Many pathogens deliver virulence factors or effectors into host cells in order to evade host defenses and establish infection. Although such effector proteins disrupt critical cellular signaling pathways, they also trigger specific antipathogen responses, a process termed “effector-triggered immunity.” The Gram-negative bacterial pathogen Yersinia inactivates critical proteins of the NF-κB and MAPK signaling cascade, thereby blocking inflammatory cytokine production but also inducing apoptosis. Yersinia-induced apoptosis requires the kinase activity of receptor-interacting protein kinase 1 (RIPK1), a key regulator of cell death, NF-κB, and MAPK signaling. Through the targeted disruption of RIPK1 kinase activity, which selectively disrupts RIPK1-dependent cell death, we now reveal that Yersinia-induced apoptosis is critical for host survival, containment of bacteria in granulomas, and control of bacterial burdens in vivo. We demonstrate that this apoptotic response provides a cell-extrinsic signal that promotes optimal innate immune cytokine production and antibacterial defense, demonstrating a novel role for RIPK1 kinase–induced apoptosis in mediating effector-triggered immunity to circumvent pathogen inhibition of immune signaling.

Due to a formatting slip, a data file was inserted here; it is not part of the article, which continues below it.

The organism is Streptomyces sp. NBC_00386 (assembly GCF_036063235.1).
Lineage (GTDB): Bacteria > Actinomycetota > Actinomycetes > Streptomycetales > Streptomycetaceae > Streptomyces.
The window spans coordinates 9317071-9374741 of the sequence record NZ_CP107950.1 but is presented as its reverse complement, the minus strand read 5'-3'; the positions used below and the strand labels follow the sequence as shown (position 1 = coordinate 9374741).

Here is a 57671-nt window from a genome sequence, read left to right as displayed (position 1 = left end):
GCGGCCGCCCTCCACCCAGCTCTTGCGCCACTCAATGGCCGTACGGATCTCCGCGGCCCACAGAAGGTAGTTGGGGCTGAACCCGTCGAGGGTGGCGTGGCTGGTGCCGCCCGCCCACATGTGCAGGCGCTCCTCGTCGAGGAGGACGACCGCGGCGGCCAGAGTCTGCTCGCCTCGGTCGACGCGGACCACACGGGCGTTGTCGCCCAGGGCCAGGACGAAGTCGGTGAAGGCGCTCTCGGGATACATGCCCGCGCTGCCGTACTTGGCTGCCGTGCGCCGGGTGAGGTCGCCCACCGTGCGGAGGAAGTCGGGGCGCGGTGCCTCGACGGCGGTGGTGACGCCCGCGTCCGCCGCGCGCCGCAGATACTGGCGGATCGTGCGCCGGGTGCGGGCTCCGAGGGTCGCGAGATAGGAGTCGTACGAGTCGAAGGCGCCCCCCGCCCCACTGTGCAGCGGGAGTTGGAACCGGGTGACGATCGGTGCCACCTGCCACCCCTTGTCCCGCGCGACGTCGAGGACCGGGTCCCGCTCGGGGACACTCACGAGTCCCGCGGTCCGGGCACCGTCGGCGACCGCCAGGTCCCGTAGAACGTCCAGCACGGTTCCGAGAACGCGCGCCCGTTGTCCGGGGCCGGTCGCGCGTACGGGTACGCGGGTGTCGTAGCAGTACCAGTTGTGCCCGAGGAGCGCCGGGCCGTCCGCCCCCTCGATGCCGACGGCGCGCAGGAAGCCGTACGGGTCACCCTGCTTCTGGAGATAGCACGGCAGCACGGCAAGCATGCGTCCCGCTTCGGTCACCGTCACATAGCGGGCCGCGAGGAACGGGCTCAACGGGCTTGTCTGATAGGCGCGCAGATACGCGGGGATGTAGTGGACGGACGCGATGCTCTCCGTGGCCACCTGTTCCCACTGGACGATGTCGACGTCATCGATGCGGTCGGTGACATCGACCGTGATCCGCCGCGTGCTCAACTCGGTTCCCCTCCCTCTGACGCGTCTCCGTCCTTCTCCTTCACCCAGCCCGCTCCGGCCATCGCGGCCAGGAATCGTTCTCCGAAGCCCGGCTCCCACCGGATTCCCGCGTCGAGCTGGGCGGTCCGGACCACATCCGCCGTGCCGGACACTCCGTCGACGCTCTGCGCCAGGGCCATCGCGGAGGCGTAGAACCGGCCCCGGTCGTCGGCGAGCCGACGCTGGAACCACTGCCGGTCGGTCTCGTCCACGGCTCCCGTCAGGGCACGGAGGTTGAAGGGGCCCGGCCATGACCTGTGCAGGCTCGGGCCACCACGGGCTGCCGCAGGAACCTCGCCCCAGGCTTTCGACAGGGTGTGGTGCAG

Innate immune cells mount protective responses against pathogens through the recognition of conserved microbial structures known as pathogen-associated molecular patterns (PAMPs; Janeway, 1989). However, pathogens use virulence mechanisms, including injection of specialized proteins known as effectors, to interfere with cellular physiology and evade recognition by the host immune system (Brodsky and Medzhitov, 2009; Reddick and Alto, 2014). Furthermore, PAMPs are highly conserved across microbial classes and are present in both harmless or beneficial commensals and potentially dangerous pathogens. Generating appropriate responses to pathogens therefore relies on the sensing of pathogen-specific activities or “patterns of pathogenesis” (Vance et al., 2009). This mechanism of recognizing pathogens by their effector activities has also been termed “effector-triggered immunity” and, like PAMP recognition, is evolutionarily conserved in multicellular eukaryotes (Stuart et al., 2013). However, in the case of mammals, the mechanisms by which effector-triggered immunity promotes host defense remain poorly understood (Stuart et al., 2013).